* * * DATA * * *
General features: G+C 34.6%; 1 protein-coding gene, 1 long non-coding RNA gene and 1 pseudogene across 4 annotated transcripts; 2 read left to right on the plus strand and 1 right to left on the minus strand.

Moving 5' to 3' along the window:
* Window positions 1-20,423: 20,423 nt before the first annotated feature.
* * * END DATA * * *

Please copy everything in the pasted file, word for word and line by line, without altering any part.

General features: G+C 34.6%; 1 protein-coding gene, 1 long non-coding RNA gene and 1 pseudogene across 4 annotated transcripts; 2 read left to right on the plus strand and 1 right to left on the minus strand.

Moving 5' to 3' along the window:
* Window positions 1-20,423: 20,423 nt before the first annotated feature.